this little gem is my husband’s new favorite food (yep, that’s right, there’s a Mr. PublixPackaging now!). well, truly the vanilla flavor is his all-time fav, but the Publix I stopped at on my way home today was all out. Personally, though, i prefer the blueberry on the rare occasion that a yogurt mood strikes me.
the packaging design is an example of one of the first layouts we saw several years ago. it lacks the “punny” tagline, and instead relies upon a sketch of the item’s primary ingredient (in this case, a trio of blueberries). it’s also an example of Publix’s tendency to focus on the item’s descriptive word instead of the item name itself. i realize several very educated and experience people likely articulated a system long ago for choosing which words to highlight; i just don’t get it. in this case, i think i would have focused on yogurt — or maybe “blueberry yogurt” — and relied on consistency of design in the rest of the product line to immediately convey the rest.
publix introduced its revamped sour cream container a long time ago. Notice the drawing—this was an early technique, and they haven’t used it lately. The serif font used for emphasis is another date indicator. This is common among the dairy products, but most of the dairy products were redesigned early.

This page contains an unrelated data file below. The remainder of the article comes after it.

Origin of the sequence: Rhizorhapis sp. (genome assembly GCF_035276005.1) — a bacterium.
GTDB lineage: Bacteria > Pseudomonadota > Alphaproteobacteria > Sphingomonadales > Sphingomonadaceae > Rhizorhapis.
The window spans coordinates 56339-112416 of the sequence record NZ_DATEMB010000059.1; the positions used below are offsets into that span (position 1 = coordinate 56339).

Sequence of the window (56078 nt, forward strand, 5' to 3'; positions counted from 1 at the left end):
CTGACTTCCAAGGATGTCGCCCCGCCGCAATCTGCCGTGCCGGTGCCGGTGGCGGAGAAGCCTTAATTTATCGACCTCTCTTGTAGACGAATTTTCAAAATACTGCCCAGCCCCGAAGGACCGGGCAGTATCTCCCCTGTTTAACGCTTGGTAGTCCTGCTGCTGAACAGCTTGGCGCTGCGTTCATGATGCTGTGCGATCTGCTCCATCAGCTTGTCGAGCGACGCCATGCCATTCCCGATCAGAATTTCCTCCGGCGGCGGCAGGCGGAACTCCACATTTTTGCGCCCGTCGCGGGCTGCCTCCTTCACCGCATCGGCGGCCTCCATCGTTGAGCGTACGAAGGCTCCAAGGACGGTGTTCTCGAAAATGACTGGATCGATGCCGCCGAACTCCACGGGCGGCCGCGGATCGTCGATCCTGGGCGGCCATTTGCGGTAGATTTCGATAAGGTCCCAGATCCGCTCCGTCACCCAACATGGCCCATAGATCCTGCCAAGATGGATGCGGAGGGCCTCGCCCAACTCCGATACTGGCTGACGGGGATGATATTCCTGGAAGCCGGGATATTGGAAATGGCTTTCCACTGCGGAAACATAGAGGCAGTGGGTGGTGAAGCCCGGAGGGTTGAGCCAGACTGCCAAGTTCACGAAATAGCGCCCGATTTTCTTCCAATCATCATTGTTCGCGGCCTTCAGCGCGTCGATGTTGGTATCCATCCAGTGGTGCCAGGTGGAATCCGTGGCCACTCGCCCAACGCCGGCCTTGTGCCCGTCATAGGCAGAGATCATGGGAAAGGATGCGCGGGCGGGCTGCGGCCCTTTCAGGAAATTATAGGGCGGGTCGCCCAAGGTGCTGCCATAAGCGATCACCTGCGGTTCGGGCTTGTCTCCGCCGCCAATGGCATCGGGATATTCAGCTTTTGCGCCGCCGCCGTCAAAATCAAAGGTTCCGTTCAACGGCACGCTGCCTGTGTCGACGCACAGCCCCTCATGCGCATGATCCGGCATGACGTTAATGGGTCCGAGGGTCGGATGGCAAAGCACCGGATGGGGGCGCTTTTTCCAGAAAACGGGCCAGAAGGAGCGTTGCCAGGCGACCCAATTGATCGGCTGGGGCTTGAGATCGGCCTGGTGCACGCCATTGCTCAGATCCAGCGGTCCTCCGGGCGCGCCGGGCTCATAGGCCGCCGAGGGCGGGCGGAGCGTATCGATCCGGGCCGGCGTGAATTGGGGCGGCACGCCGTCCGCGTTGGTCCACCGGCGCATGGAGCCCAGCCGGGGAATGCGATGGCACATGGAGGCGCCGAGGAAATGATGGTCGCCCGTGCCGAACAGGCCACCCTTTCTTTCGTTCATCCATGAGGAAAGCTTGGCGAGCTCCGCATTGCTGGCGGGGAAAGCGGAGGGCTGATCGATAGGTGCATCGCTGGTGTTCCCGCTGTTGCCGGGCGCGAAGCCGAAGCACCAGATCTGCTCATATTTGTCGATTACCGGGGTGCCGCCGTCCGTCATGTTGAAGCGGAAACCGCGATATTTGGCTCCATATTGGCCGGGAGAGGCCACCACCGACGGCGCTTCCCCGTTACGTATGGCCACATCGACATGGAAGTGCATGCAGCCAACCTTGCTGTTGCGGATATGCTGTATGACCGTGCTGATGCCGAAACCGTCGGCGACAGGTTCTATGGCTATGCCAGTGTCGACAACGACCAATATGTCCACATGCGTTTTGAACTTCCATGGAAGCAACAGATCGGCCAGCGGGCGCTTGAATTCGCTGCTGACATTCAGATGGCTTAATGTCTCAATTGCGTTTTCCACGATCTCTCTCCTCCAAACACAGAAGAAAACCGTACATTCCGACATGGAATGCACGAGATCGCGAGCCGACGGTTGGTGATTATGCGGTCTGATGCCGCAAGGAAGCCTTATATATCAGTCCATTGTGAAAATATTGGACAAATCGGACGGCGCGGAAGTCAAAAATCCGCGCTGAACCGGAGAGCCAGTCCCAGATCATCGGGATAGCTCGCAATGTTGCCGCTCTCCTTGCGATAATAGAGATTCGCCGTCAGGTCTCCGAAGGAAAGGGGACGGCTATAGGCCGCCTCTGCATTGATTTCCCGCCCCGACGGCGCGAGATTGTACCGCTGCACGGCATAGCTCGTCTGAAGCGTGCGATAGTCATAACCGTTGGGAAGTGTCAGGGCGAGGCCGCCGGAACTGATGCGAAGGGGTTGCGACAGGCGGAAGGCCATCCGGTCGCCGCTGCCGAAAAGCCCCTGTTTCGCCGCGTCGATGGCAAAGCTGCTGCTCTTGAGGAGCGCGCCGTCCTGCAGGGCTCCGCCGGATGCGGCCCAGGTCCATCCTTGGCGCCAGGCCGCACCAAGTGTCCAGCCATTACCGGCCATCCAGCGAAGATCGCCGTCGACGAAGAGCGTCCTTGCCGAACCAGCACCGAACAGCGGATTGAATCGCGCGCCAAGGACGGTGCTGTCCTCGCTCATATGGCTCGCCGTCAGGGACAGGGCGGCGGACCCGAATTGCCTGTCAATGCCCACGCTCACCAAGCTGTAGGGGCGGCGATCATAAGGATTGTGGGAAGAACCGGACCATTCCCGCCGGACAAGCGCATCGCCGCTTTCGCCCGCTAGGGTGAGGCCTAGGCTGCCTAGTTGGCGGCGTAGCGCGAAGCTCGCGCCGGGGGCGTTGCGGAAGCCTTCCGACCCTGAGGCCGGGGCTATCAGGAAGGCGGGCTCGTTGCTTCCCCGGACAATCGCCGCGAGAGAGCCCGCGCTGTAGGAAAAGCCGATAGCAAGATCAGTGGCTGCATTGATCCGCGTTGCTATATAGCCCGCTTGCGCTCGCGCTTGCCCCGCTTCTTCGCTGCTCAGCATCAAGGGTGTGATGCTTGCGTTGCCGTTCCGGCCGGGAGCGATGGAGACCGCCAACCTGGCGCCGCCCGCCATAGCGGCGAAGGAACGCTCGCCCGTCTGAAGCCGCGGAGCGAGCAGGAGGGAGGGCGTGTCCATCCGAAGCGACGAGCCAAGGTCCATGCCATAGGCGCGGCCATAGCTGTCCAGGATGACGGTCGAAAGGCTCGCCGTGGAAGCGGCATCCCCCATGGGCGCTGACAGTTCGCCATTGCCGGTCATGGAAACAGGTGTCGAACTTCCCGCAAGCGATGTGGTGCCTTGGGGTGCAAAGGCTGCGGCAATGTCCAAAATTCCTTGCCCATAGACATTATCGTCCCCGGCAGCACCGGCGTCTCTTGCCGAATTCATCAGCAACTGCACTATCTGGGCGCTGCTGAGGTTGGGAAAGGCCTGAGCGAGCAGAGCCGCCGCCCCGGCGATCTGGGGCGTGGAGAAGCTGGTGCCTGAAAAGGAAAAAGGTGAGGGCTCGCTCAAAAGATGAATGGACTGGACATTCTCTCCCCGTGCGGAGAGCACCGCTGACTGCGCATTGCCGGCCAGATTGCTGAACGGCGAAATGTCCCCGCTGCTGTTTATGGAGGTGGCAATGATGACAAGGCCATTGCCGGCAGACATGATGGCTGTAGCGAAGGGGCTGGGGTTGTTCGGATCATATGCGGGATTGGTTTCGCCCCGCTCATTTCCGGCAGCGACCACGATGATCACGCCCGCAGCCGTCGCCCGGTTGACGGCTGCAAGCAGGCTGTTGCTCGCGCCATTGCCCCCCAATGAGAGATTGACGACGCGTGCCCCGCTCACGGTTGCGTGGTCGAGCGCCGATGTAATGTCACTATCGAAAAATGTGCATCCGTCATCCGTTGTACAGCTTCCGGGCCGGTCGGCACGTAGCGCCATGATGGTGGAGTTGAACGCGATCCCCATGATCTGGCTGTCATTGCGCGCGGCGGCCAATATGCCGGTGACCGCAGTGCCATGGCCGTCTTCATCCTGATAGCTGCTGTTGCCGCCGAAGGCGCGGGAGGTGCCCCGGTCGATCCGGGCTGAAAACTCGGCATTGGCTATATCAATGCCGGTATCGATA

The color band changes depending on the specific product variety: the “light” version pictured here uses a blue band, others use a green band. In theory, this is a fantastic idea. I think it would be best to carry this practice across the dairy product line in the same way, though. For example, the cottage cheeses use a similar system, though in that case a green band represents the “light” version. Seems like customers might accidentally purchase the wrong variety after assuming the colors are consistent.
Also, this container gives us another example of emphasizing the adjective rather than the noun. (See the rant about popsicles.) I don’t understand the reasoning behind this decision…